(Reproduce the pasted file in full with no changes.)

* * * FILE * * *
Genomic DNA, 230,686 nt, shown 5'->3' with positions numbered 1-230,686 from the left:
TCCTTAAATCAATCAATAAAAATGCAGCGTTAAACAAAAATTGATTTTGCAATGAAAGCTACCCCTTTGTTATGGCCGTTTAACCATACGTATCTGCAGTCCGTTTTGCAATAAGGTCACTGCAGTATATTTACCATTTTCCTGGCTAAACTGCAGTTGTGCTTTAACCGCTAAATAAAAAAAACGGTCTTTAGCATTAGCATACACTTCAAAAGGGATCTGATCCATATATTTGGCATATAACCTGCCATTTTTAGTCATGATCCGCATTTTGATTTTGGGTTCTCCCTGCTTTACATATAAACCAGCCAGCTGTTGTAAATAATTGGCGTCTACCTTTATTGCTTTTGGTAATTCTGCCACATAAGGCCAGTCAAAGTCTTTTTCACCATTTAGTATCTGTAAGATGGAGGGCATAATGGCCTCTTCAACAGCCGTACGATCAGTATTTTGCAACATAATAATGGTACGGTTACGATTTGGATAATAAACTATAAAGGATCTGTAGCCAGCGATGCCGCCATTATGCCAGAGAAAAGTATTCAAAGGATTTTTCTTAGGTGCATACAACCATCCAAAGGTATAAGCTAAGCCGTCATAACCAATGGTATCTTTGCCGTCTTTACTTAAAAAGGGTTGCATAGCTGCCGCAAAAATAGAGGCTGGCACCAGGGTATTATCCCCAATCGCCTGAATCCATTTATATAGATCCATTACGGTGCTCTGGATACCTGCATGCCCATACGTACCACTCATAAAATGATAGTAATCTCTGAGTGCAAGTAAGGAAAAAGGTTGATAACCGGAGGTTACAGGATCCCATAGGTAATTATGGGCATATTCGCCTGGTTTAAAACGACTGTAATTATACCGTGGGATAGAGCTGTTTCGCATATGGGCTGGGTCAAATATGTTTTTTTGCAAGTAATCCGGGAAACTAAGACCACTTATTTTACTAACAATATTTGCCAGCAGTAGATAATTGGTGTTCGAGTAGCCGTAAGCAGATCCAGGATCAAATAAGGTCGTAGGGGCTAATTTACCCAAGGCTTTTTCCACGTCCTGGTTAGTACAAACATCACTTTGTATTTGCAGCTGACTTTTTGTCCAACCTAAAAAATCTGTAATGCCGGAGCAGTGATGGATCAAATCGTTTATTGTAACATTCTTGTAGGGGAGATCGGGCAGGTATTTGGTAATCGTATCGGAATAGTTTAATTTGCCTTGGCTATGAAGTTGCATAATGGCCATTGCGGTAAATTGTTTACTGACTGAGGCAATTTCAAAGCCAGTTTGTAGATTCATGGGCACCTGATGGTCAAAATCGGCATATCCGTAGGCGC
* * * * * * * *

Genomic DNA, 230,686 nt, shown 5'->3' with positions numbered 1-230,686 from the left:
TCCTTAAATCAATCAATAAAAATGCAGCGTTAAACAAAAATTGATTTTGCAATGAAAGCTACCCCTTTGTTATGGCCGTTTAACCATACGTATCTGCAGTCCGTTTTGCAATAAGGTCACTGCAGTATATTTACCATTTTCCTGGCTAAACTGCAGTTGTGCTTTAACCGCTAAATAAAAAAAACGGTCTTTAGCATTAGCATACACTTCAAAAGGGATCTGATCCATATATTTGGCATATAACCTGCCATTTTTAGTCATGATCCGCATTTTGATTTTGGGTTCTCCCTGCTTTACATATAAACCAGCCAGCTGTTGTAAATAATTGGCGTCTACCTTTATTGCTTTTGGTAATTCTGCCACATAAGGCCAGTCAAAGTCTTTTTCACCATTTAGTATCTGTAAGATGGAGGGCATAATGGCCTCTTCAACAGCCGTACGATCAGTATTTTGCAACATAATAATGGTACGGTTACGATTTGGATAATAAACTATAAAGGATCTGTAGCCAGCGATGCCGCCATTATGCCAGAGAAAAGTATTCAAAGGATTTTTCTTAGGTGCATACAACCATCCAAAGGTATAAGCTAAGCCGTCATAACCAATGGTATCTTTGCCGTCTTTACTTAAAAAGGGTTGCATAGCTGCCGCAAAAATAGAGGCTGGCACCAGGGTATTATCCCCAATCGCCTGAATCCATTTATATAGATCCATTACGGTGCTCTGGATACCTGCATGCCCATACGTACCACTCATAAAATGATAGTAATCTCTGAGTGCAAGTAAGGAAAAAGGTTGATAACCGGAGGTTACAGGATCCCATAGGTAATTATGGGCATATTCGCCTGGTTTAAAACGACTGTAATTATACCGTGGGATAGAGCTGTTTCGCATATGGGCTGGGTCAAATATGTTTTTTTGCAAGTAATCCGGGAAACTAAGACCACTTATTTTACTAACAATATTTGCCAGCAGTAGATAATTGGTGTTCGAGTAGCCGTAAGCAGATCCAGGATCAAATAAGGTCGTAGGGGCTAATTTACCCAAGGCTTTTTCCACGTCCTGGTTAGTACAAACATCACTTTGTATTTGCAGCTGACTTTTTGTCCAACCTAAAAAATCTGTAATGCCGGAGCAGTGATGGATCAAATCGTTTATTGTAACATTCTTGTAGGGGAGATCGGGCAGGTATTTGGTAATCGTATCGGAATAGTTTAATTTGCCTTGGCTATGAAGTTGCATAATGGCCATTGCGGTAAATTGTTTACTGACTGAGGCAATTTCAAAGCCAGTTTGTAGATTCATGGGCACCTGATGGTCAAAATCGGCATATCCGTAGGCGC